• Lecture: Remembering William L. Paul, Sr., the Father of Land Claims, and Others by Dennis Demmert, a distinguished Tlingit educator. William Paul and other notable Native people worked tirelessly, mindfully and strategically in the twentieth century for citizenship, civil rights, land rights, and other rights denied Alaska Native people.  Their work literally transformed the standing of Native people in Alaska.  The gaining of Native rights, sometimes reluctantly conceded, has immeasurable benefits for Native and non-Native Alaskans. William Paul was clearly a major figure in Alaska history. Today’s cadre of young, educated Natives should study the work of Paul and his Native peers to understand how they methodically changed their world.  If succeeding generations intend to maintain the cultural tradition of helping others, Paul and his contemporaries show the way.

Thursday, Nov. 14

  • Event: Walter Soboleff Day: Reflections on Dr. Soboleff by Albert Kookesh, a former Alaska senator and an Alaska Native leader who has served Native people in many capacities including as a board member of Sealaska and First Alaskans Institute and as a trustee for Sealaska Heritage. In this talk, Kookesh will share his recollections of his uncle, Dr. Walter Soboleff, the late Tlingit spiritual leader.  Participants will also be invited to share their stories of Dr. Soboleff.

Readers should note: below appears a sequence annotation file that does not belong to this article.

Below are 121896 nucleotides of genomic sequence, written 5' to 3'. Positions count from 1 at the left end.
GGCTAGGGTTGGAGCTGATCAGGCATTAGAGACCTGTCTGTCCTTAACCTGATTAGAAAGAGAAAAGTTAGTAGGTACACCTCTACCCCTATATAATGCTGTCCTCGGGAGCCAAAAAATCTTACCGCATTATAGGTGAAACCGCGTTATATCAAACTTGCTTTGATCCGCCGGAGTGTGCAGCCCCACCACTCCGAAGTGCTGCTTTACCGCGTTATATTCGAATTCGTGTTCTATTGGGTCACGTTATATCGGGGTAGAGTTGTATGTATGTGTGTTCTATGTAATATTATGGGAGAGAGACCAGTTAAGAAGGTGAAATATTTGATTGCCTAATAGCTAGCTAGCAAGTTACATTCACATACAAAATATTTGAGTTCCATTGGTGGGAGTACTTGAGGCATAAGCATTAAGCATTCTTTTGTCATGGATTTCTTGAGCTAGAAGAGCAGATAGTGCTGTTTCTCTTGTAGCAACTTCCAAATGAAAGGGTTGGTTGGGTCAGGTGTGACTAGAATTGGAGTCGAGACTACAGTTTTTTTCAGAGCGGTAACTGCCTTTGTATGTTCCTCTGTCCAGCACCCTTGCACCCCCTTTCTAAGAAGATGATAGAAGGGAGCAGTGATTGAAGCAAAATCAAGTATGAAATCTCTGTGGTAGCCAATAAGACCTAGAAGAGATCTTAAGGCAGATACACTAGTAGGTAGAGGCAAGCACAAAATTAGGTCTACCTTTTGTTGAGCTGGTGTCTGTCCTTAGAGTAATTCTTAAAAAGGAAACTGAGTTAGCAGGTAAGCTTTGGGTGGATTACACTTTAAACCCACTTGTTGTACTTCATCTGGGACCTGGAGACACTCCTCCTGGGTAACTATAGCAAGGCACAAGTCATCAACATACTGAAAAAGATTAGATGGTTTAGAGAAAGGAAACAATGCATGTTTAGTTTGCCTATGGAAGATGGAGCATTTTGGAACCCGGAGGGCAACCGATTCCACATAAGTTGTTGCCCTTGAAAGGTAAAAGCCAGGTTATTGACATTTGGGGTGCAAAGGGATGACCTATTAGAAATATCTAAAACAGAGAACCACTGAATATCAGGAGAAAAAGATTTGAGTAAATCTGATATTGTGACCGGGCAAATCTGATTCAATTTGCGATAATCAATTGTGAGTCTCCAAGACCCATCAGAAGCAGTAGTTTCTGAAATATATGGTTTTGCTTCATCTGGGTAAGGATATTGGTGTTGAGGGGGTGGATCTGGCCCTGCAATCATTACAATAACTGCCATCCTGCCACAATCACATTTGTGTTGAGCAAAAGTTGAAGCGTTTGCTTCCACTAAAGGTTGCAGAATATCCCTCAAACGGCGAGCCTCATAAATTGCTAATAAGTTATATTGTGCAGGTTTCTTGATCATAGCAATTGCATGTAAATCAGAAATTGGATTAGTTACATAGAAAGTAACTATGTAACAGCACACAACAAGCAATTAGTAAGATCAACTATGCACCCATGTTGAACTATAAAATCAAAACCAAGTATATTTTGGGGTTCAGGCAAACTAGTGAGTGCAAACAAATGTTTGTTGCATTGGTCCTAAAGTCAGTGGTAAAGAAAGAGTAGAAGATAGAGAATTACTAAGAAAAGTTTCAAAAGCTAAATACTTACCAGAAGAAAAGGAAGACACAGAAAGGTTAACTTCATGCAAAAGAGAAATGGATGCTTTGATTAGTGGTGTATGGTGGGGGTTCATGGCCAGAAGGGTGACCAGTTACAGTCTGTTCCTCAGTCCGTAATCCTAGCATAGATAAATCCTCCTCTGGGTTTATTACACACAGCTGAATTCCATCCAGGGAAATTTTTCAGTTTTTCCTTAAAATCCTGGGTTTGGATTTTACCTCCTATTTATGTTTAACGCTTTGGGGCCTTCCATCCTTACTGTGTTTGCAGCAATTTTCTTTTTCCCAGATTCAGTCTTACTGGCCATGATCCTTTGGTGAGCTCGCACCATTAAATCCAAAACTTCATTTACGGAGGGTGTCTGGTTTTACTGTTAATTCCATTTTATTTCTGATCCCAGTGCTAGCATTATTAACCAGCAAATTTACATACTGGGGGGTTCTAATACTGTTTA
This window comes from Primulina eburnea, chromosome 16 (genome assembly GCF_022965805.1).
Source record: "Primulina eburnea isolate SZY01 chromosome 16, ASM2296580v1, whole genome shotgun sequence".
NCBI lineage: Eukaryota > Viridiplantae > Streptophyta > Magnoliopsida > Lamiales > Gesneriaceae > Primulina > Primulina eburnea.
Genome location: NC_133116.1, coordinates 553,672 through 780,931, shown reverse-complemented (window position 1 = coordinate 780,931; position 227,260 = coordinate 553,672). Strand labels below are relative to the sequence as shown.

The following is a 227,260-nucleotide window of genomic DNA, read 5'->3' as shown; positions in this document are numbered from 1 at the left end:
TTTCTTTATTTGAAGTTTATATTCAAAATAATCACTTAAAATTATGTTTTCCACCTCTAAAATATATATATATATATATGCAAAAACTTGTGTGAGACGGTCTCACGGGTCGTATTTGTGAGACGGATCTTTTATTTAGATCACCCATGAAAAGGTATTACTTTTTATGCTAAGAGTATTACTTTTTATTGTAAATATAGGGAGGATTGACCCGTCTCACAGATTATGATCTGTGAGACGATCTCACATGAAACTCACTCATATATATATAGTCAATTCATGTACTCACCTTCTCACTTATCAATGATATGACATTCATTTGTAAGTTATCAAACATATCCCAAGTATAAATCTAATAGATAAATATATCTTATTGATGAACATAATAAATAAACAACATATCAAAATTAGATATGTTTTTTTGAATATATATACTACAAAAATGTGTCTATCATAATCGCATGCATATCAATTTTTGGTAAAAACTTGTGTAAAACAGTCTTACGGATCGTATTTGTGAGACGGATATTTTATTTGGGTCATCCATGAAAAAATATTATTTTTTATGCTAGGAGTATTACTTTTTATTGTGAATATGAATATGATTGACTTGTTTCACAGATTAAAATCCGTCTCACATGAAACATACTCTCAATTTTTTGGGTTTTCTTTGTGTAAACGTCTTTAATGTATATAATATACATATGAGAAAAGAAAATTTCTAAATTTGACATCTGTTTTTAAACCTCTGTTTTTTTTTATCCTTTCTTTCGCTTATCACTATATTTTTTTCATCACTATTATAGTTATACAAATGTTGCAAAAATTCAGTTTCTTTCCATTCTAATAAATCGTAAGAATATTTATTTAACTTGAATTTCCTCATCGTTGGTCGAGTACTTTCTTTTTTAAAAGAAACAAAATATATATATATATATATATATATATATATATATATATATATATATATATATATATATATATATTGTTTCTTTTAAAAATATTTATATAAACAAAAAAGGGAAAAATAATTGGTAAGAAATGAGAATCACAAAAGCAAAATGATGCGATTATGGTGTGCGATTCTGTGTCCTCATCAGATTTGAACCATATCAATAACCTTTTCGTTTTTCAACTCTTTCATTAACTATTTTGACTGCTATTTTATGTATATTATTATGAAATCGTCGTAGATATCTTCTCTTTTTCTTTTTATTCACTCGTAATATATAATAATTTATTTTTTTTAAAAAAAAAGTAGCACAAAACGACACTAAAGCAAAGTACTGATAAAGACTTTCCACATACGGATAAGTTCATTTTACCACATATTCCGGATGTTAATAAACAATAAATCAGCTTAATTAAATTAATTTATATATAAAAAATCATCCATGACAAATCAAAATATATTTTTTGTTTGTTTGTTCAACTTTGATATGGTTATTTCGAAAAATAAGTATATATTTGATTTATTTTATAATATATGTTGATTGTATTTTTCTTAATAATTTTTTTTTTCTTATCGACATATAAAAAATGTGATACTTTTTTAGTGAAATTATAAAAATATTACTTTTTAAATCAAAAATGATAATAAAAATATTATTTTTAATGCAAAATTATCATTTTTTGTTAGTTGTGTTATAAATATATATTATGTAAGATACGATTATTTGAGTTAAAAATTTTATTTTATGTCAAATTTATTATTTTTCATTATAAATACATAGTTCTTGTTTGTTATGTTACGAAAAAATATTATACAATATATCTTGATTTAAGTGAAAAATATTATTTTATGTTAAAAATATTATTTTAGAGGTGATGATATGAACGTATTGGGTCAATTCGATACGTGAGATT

Monday, Nov. 18

  • Lecture: Juneau Indian Village: Pilings, Pavement and Politics by Ernestine Hayes, a Tlingit author and former Alaska State Writer Laureate. The story of the Juneau Indian Village functions as a metaphor for the Alaska Native experience: as with Tlingit society itself, the Juneau Indian Village and its residents have been renamed, removed and redefined by outside influences for generations. In this lecture, UAS Professor Emerita Ernestine Hayes traces the history of her birthplace and relates it to protecting aboriginal rights and reclaiming Indigenous identity.

Tuesday, Nov. 19

  • Lecture: The Alaska Federation of Natives and the Inclusion of Sealaska in Alaska Native Claims Settlement Act of 1971 by Emil Notti, a long-time political activist and first president of the Alaska Federation of Natives (AFN). Notti will address the formation of AFN and the debate and vote at the federation to include Sealaska in the Alaska Native Claims Settlement Act (ANCSA). He cast the tie-breaking vote at AFN to allow Southeast Alaska Natives into ANCSA, and, if not for him, the first peoples of Southeast Alaska would not have been able to reclaim their Indigenous lands under ANCSA.